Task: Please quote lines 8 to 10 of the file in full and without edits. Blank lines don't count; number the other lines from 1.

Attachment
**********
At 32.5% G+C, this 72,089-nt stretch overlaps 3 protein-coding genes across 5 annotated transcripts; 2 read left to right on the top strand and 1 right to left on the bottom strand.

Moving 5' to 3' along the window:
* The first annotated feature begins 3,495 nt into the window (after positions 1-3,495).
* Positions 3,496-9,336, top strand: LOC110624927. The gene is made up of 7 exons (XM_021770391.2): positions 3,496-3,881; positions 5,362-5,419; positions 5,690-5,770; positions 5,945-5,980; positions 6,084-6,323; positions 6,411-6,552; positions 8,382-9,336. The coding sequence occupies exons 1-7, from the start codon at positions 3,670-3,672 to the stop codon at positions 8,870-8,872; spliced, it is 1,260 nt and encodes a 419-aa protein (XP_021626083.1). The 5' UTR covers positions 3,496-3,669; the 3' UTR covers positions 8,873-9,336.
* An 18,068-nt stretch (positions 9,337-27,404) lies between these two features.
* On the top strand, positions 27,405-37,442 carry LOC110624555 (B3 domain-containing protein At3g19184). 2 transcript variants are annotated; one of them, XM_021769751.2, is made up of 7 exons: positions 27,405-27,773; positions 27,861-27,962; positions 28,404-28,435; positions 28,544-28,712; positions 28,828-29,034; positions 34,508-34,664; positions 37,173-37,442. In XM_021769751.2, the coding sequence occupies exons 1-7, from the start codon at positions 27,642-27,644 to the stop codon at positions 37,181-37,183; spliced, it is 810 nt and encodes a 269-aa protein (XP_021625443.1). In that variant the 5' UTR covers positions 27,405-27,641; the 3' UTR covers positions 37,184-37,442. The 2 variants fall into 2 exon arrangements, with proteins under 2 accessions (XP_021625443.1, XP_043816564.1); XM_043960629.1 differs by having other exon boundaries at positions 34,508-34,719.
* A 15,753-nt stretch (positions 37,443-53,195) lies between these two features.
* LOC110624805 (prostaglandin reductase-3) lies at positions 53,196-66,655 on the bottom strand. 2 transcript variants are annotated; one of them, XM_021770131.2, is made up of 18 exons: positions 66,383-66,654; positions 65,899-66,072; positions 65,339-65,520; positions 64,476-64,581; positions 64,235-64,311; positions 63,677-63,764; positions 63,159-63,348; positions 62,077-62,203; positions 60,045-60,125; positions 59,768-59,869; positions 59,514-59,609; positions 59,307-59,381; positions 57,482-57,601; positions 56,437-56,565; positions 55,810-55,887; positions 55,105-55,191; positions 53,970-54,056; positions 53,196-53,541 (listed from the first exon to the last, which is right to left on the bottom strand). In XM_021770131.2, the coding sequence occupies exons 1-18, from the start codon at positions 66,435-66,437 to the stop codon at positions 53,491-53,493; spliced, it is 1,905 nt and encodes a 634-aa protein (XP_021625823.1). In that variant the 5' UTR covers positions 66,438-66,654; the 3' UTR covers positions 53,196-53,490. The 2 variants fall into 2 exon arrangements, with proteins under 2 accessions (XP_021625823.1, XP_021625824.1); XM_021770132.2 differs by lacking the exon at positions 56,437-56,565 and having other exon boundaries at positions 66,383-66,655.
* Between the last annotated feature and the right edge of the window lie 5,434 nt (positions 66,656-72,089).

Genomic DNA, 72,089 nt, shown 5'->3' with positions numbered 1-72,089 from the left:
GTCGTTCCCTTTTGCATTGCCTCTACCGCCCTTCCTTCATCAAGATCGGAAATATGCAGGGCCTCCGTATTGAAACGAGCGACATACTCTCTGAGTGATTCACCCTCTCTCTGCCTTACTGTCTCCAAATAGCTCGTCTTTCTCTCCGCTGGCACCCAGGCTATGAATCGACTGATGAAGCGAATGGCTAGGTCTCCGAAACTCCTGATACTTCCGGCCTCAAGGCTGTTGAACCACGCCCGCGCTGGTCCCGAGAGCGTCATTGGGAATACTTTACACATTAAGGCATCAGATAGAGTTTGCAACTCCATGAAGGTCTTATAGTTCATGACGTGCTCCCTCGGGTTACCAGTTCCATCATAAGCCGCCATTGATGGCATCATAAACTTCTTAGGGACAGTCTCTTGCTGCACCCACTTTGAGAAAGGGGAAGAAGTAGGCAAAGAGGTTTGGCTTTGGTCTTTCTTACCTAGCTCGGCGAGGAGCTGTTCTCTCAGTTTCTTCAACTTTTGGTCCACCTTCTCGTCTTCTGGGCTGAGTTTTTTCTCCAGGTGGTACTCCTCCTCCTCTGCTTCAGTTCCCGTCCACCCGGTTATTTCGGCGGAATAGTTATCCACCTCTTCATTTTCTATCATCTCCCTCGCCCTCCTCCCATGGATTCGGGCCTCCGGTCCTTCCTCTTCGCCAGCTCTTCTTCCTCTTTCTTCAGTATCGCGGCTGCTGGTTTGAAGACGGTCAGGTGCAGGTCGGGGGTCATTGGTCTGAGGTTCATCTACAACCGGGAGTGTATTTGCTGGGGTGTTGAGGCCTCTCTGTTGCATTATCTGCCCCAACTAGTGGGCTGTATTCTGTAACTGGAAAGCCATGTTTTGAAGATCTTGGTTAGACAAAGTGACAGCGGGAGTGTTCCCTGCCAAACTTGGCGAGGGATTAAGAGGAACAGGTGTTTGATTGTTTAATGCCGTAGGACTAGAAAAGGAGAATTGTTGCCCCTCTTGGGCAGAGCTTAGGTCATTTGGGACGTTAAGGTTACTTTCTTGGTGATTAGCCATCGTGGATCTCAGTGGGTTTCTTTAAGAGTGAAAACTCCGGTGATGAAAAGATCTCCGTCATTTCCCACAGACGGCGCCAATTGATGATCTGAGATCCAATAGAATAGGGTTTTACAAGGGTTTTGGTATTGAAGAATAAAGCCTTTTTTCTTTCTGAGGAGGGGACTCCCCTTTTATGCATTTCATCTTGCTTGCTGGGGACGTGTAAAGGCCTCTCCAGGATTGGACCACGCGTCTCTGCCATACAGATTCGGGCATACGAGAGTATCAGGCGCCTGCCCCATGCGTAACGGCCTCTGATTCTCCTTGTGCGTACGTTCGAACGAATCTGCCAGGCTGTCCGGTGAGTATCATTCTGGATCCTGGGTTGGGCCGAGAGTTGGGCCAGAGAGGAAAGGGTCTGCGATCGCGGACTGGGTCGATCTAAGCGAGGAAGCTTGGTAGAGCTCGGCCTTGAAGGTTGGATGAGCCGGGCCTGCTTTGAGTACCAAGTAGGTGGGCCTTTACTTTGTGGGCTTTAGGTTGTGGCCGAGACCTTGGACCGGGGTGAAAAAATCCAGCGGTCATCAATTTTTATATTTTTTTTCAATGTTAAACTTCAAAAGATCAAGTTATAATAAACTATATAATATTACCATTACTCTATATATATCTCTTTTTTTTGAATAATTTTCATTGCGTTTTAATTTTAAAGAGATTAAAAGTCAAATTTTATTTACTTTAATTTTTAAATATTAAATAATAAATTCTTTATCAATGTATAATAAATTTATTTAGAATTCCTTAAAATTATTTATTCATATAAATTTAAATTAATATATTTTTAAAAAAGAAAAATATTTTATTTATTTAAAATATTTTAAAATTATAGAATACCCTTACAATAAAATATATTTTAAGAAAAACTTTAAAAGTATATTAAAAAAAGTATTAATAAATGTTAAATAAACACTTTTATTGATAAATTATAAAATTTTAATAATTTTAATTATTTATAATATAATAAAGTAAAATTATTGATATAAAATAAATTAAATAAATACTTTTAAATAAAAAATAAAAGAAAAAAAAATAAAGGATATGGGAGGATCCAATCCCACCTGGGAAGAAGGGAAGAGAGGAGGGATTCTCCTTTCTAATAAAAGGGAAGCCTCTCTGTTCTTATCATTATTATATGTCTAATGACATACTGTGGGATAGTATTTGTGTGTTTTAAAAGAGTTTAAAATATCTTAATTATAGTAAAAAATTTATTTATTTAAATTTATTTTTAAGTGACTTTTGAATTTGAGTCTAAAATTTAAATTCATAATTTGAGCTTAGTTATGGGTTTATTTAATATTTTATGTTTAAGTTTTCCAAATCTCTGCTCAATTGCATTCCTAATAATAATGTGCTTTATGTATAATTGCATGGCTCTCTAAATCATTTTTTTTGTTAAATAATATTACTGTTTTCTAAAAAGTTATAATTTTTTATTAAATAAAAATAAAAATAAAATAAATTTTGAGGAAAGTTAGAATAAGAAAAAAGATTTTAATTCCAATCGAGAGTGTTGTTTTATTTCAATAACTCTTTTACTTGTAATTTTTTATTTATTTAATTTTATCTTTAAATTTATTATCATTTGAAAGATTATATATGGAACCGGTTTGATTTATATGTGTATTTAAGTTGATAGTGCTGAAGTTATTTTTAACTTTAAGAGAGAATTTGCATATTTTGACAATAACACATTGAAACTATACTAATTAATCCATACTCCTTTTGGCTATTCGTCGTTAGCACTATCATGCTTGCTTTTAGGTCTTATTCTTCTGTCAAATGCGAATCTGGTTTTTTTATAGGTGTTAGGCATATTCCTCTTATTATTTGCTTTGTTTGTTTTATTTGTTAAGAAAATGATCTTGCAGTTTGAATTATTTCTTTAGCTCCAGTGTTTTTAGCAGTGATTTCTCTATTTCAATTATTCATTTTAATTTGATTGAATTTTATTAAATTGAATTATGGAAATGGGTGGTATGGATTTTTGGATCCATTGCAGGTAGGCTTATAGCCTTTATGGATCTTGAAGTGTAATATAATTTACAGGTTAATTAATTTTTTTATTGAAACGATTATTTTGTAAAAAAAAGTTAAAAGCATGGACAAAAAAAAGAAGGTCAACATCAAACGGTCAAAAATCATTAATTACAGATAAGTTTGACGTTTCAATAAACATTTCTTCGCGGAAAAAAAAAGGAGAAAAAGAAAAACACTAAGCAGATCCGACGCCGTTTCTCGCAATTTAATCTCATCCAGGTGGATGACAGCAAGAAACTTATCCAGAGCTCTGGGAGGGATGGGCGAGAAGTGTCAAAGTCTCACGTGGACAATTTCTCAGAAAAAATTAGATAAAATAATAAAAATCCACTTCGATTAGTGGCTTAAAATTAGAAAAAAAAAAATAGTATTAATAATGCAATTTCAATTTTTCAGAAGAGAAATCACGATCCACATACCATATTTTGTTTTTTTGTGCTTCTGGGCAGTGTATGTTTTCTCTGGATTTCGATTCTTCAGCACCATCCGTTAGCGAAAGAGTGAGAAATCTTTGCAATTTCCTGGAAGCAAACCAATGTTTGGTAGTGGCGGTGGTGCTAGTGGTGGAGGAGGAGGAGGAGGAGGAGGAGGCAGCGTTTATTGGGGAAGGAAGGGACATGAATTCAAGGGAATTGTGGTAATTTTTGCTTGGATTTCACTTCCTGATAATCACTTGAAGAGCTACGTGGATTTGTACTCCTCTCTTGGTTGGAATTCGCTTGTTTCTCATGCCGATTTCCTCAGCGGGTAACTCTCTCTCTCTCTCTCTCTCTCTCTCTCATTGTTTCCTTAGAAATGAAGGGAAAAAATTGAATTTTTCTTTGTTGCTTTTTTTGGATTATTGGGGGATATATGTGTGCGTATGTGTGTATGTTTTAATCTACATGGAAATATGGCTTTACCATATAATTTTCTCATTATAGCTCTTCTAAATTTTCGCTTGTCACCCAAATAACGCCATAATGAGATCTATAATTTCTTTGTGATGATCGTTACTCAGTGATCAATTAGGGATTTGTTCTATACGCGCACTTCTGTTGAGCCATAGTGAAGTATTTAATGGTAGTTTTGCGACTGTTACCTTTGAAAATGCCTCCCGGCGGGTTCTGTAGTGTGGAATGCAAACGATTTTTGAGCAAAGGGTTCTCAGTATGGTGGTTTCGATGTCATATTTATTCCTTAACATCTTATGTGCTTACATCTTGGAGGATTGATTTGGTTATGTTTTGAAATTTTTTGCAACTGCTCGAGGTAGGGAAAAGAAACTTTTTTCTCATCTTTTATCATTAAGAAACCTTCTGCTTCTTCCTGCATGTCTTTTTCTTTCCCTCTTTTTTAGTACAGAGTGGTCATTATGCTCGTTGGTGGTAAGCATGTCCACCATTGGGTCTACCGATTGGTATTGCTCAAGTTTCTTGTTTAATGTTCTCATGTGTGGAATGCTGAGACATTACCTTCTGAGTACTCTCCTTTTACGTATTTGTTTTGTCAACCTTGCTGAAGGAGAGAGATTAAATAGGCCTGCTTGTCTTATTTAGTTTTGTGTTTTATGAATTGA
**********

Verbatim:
* LOC110624805 (prostaglandin reductase-3) lies at positions 53,196-66,655 on the bottom strand. 2 transcript variants are annotated; one of them, XM_021770131.2, is made up of 18 exons: positions 66,383-66,654; positions 65,899-66,072; positions 65,339-65,520; positions 64,476-64,581; positions 64,235-64,311; positions 63,677-63,764; positions 63,159-63,348; positions 62,077-62,203; positions 60,045-60,125; positions 59,768-59,869; positions 59,514-59,609; positions 59,307-59,381; positions 57,482-57,601; positions 56,437-56,565; positions 55,810-55,887; positions 55,105-55,191; positions 53,970-54,056; positions 53,196-53,541 (listed from the first exon to the last, which is right to left on the bottom strand). In XM_021770131.2, the coding sequence occupies exons 1-18, from the start codon at positions 66,435-66,437 to the stop codon at positions 53,491-53,493; spliced, it is 1,905 nt and encodes a 634-aa protein (XP_021625823.1). In that variant the 5' UTR covers positions 66,438-66,654; the 3' UTR covers positions 53,196-53,490. The 2 variants fall into 2 exon arrangements, with proteins under 2 accessions (XP_021625823.1, XP_021625824.1); XM_021770132.2 differs by lacking the exon at positions 56,437-56,565 and having other exon boundaries at positions 66,383-66,655.
* Between the last annotated feature and the right edge of the window lie 5,434 nt (positions 66,656-72,089).

Genomic DNA, 72,089 nt, shown 5'->3' with positions numbered 1-72,089 from the left: